Current events stimulate interest in books on environmental issues


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The recent United Nations climate change conference and ongoing news stories have increased interest in books dealing with environmental disasters, food stability and nature in general.

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The Brantford Public Library is always adding non-fiction books to its collection to meet the interest of residents who want to go beyond the headlines to learn more about environmental sustainability and climate change.

Recent images of empty grocery store shelves in British Columbia understandably spark people’s curiosity about food security and the impact of weather on our food systems. A book on this subject that is both terrifying and encouraging is The Fate of Food: What We’ll Eat in a Bigger, Hotter, Smarter World by Amanda Little. The 2019 book goes beyond discussions of climate change and food to cover issues of population growth, sustainability and equity.

There are also recent books by recognized environmentalists. Jane Goodall’s 2021 book The Book of Hope: A Survival Guide for Trying Times, which was co-authored with Douglas Abrams, addresses the climate crisis and focuses on how to maintain hope.

In line with hope, Naomi Klein’s 2015 book It Changes Everything is written to motivate a person to make change by shedding light on the many areas that impact climate change. A similarly titled film featuring Klein is available to stream on demand through the library’s Hoopla platform. This Hoopla service is available on desktop, phone or tablet through the Hoopla app, and through popular streaming devices, such as Amazon’s Fire TV.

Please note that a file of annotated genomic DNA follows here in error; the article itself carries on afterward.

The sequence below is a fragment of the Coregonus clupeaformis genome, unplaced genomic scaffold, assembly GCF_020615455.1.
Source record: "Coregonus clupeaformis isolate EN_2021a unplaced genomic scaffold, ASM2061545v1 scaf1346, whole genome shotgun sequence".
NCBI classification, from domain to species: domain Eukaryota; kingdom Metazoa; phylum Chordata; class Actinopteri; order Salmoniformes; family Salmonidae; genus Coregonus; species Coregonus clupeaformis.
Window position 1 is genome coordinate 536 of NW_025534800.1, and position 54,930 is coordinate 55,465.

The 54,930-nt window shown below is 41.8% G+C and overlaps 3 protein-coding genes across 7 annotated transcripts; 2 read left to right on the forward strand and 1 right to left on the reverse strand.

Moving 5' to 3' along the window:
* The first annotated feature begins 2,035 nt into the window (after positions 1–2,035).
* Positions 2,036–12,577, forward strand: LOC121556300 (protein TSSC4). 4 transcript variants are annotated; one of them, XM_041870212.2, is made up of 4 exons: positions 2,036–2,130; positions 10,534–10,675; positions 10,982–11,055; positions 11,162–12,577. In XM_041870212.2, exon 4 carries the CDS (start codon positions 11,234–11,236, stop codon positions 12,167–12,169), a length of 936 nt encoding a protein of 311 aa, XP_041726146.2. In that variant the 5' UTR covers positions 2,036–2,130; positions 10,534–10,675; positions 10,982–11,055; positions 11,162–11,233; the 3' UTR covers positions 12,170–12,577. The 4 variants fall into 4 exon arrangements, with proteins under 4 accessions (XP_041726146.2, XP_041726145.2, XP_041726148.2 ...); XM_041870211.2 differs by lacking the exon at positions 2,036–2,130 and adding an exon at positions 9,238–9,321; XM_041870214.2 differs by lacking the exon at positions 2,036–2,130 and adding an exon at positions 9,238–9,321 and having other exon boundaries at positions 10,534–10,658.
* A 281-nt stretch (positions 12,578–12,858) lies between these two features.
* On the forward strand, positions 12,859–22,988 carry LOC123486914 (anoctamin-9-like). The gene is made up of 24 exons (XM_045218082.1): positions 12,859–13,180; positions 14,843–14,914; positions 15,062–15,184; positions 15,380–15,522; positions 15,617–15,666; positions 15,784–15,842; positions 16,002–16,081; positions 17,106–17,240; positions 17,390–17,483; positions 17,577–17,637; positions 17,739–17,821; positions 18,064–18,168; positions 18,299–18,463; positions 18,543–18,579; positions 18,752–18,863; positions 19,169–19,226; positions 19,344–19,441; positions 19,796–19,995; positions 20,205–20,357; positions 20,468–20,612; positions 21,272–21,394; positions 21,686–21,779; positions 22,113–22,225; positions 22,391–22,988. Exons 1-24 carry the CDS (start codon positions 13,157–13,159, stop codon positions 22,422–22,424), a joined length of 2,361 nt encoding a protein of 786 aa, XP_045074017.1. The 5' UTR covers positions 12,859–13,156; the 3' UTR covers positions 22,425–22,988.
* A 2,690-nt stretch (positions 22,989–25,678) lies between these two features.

Environmentalist David Suzuki’s 2017 book Just Cool It also goes beyond just reporting on the climate crisis by offering solutions to help reduce the impact humans have on the Earth.

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The 2021 book, The Climate Diet: 50 Simple Ways to Trim Your Carbon Footprint, written by Paul Greenberg, provides even more practical advice for limiting a person’s environmental impact.

A common theme in environmental non-fiction is the beauty of nature. Helen Macdonald’s collection of essays published in the book, Vesper Flights, does an excellent job of capturing both a sense of nostalgia and urgency when it comes to nature and environmental change. This is a book that will remain etched in your memory for a long time.

If you are looking for a collection of books on this subject, request a bag of books selected by library staff through the Grab and Go service. A form for this service is available in the Reading Recommendations section of the library’s website.

At Your Library is a weekly column provided by the staff of the Brantford Public Library. Readers wanting more information can visit


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